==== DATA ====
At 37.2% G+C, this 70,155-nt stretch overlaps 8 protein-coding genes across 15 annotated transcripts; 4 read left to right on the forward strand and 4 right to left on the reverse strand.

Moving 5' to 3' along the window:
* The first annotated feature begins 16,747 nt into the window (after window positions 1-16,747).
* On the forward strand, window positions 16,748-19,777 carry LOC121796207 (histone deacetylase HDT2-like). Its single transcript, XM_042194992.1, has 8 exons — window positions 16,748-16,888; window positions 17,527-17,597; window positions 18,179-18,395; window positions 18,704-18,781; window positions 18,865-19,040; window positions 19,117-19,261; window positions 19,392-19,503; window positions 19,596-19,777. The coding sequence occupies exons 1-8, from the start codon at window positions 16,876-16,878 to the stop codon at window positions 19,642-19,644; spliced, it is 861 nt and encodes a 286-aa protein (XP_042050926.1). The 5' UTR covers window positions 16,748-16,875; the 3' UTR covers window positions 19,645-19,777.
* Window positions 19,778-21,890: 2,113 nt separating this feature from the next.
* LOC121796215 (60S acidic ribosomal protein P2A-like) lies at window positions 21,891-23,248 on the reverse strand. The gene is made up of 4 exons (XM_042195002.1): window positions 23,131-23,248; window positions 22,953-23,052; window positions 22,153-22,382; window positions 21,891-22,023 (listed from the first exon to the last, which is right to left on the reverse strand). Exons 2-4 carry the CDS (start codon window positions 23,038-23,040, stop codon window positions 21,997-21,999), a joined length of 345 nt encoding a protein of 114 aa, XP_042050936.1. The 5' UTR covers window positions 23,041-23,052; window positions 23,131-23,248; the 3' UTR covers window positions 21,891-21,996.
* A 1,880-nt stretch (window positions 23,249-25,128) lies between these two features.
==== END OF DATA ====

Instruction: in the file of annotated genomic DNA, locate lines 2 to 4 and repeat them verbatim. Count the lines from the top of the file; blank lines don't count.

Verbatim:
Moving 5' to 3' along the window:
* The first annotated feature begins 16,747 nt into the window (after window positions 1-16,747).
* On the forward strand, window positions 16,748-19,777 carry LOC121796207 (histone deacetylase HDT2-like). Its single transcript, XM_042194992.1, has 8 exons — window positions 16,748-16,888; window positions 17,527-17,597; window positions 18,179-18,395; window positions 18,704-18,781; window positions 18,865-19,040; window positions 19,117-19,261; window positions 19,392-19,503; window positions 19,596-19,777. The coding sequence occupies exons 1-8, from the start codon at window positions 16,876-16,878 to the stop codon at window positions 19,642-19,644; spliced, it is 861 nt and encodes a 286-aa protein (XP_042050926.1). The 5' UTR covers window positions 16,748-16,875; the 3' UTR covers window positions 19,645-19,777.